California

Federal Policy Efforts (State-specific)

The East Los Angeles Community Union

For more than 40 years, The East Los Angeles Community Union (TELACU) has been improving the lives of individuals and families through community development, economic empowerment, and educational advancement. TELACU is the largest Community Development Corporation in the United States. (TELACU) is using HFFI financing to support a low-interest loan for Titan FoodsInc. to improve access to affordable and healthy foods in Commerce City, a section of East Los Angeles that is underserved by grocery retail. Commerce City has more than double the national unemployment rate and this project will create 33 new, permanent, full-time jobs, the majority of which will be filled by low-income individuals, including CalWORKS/TANF recipients, non-custodial parents, and at-risk youth. The project will substantially improve the community's access and consumption of healthy foods, while improving the local economy. You can find more information here.

Source of money: HFFI CED Program

Community Services Unlimited

Community Services Unlimited, Inc. (CSU) was established in 1977 and headquartered in South Central Los Angeles. Since then it has created community programs and organizing campaigns like the early Safe Seniors to the more recent Free Medical Screening Program and the most recent From the Ground Up! CSU is using HFFI financing to support its Community Food Village ProjectGrowing Healthy program, and From The Ground Up! program, which have been developed in response to needs expressed by community members. The Growing Healthy program engages youth in urban farming and food based learning to help them adopt a healthier lifestyle and develop an awareness of the food access and environmental justice issues impacting their communities. From The Ground Up! is an apprenticeship program that offers at-risk youth training and mentorship in farming, gardening and entrepreneurial skills. Through the Village Market Place, they sell and distribute fresh "beyond organic" produce from CSU's urban mini-farms and local farmers. In 2006, CSU hosted a Sustainable Transport Collective training and converted a diesel school bus to run on recycled vegetable oil. You can find out more information here.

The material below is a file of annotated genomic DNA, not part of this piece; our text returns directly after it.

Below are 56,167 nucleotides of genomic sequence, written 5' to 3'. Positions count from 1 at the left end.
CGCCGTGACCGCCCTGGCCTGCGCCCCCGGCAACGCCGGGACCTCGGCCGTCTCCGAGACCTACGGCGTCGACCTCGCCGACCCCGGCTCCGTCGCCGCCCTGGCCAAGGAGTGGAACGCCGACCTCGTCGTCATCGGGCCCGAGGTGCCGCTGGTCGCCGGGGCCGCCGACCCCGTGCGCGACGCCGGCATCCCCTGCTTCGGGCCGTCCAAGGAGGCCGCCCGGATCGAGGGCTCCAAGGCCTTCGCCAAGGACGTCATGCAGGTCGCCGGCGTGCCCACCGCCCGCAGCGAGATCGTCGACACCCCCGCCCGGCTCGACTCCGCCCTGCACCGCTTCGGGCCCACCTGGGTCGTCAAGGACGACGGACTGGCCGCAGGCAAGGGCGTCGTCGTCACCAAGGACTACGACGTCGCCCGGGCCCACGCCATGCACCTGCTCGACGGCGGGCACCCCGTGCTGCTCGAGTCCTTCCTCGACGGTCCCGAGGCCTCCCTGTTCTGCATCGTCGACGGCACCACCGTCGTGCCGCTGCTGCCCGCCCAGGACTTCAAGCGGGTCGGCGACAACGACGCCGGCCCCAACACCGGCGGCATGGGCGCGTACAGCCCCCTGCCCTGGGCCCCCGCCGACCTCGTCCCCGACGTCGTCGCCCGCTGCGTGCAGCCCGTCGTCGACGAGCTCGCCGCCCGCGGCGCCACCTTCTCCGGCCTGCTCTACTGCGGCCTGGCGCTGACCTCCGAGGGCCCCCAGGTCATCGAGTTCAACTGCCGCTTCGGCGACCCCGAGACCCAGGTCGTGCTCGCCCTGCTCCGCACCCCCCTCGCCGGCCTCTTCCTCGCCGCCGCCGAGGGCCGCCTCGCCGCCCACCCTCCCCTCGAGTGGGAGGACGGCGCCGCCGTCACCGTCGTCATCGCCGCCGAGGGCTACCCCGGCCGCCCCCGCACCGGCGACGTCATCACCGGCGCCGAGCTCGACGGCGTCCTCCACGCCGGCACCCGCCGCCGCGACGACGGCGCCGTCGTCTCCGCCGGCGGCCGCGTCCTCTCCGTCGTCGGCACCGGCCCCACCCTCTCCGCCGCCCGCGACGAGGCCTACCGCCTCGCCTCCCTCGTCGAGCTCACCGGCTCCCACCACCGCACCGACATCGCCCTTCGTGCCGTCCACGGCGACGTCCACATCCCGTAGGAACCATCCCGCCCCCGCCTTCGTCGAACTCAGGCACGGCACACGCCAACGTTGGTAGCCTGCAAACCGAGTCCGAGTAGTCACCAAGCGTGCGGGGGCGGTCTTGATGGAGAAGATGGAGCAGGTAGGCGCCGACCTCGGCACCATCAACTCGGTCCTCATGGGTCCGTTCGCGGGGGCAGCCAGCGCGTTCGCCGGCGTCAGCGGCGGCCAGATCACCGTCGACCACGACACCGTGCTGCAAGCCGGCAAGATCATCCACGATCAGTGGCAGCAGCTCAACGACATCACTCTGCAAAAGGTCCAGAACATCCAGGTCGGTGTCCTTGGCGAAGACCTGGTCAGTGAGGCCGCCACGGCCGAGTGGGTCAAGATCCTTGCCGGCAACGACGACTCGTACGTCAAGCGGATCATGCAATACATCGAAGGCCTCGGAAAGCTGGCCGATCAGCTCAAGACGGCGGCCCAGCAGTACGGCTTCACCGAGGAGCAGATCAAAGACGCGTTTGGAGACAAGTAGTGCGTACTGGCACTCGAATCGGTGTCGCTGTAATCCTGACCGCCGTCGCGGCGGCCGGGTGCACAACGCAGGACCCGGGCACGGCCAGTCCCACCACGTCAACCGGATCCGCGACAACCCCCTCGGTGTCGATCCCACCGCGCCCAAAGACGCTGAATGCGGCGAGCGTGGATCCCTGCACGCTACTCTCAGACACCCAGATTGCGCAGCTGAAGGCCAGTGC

Source of money: HFFI CED Program

​​​​​​​Mandela MarketPlace, Inc.

Based in Oakland, California, Mandela MarketPlace (MMPlace) is a non-profit Community Development Corporation, incorporated in 2004, that works in partnership with local residents, family farmers, and community-based businesses to improve health, create wealth, and build assets through cooperative food enterprises in low income communities. Through community organizing, education, business cultivation, and ‘ladder-up’ financing, community members engage in the development, operation, and ownership of a local economy and sustainable food system. MMPlace is using HFFI financing to support a revolving loan fund for business expansion and to expand its capacity as an small business and social enterprise Accelerator of existing and new food enterprises in Oakland, California. The two initial businesses to receive loans from the revolving fund are Mandela Food Cooperative, a worker-owned grocery store in West Oakland, and Mandela Foods Distribution, which connects underresourced farmers from Salinas Valley to MMP's network of urban retail outlets.  MMPlace will also launch and manage Ashland MarketPlace & Café accelerator in 2,141 square feet of retail space located on the ground floor of Ashland Place, an 85 unit affordable housing complex, targeting low-income residents and youth. The accelerator provides incubation and mentoring services, business start-up and expansion loans for Eden, Jellicles, and Spirit Spy Farms, Ashland Café, and 4 kiosks operated by newly launched or expanded community owned food enterprises. You can find more information here.

Source of money: HFFI CED Program

​​​​​​​Capital Impact Partners

Capital Impact Partners (CI, formerly NCB Capital Impact) has received CDFI HFFI funding for three consecutive years, totaling just over $8 million dollars in funds. CIP used HFFI financing to manage the first iteration of the California FreshWorks Fund (CFWF), a healthy food financing program that supports healthy food retail outlets in underserved communities throughout the state of California, including underserved areas in San Diego, Inglewood, Pismo Beach, and South Los Angeles. CFWF is a private-public partnership loan fund that raised $272 million in its first iteration to invest in bringing grocery stores and other forms of healthy food retailers to underserved communities. You can find more information about Capital Impact Partners here. CFWF is now currently administered by Northern California Community Loan Fund.

Source of money: HFFI CDFI-Financial Assistance Program

Note: Capital Impact Partners is a CDFI headquartered in Virginia, but Capital Impact Partners is working in California and Michigan.

​​​​​​​Nonprofit Finance Fund

As one of the nation's leading community development financial institutions, Nonprofit Finance Fund® (NFF®) makes millions of dollars in loans to nonprofits and pushes for fundamental improvement in how money is given and used in the sector. The Nonprofit Finance Fund (NFF) uses HFFI financing to offer healthy food retail outlets coupled with education and outreach programs that promote food purchasing behavior change in low-income communities. Some funds from this award will be used to support the creation of City Slicker Farms in West Oakland, California, an urban farm and park, as well as LA Kitchen in Los Angeles, CA, to support tenant improvements to support the program’s culinary job training, food processing/food recovery, and senior meal distribution efforts. You can find more information about Nonprofit Finance Fund here.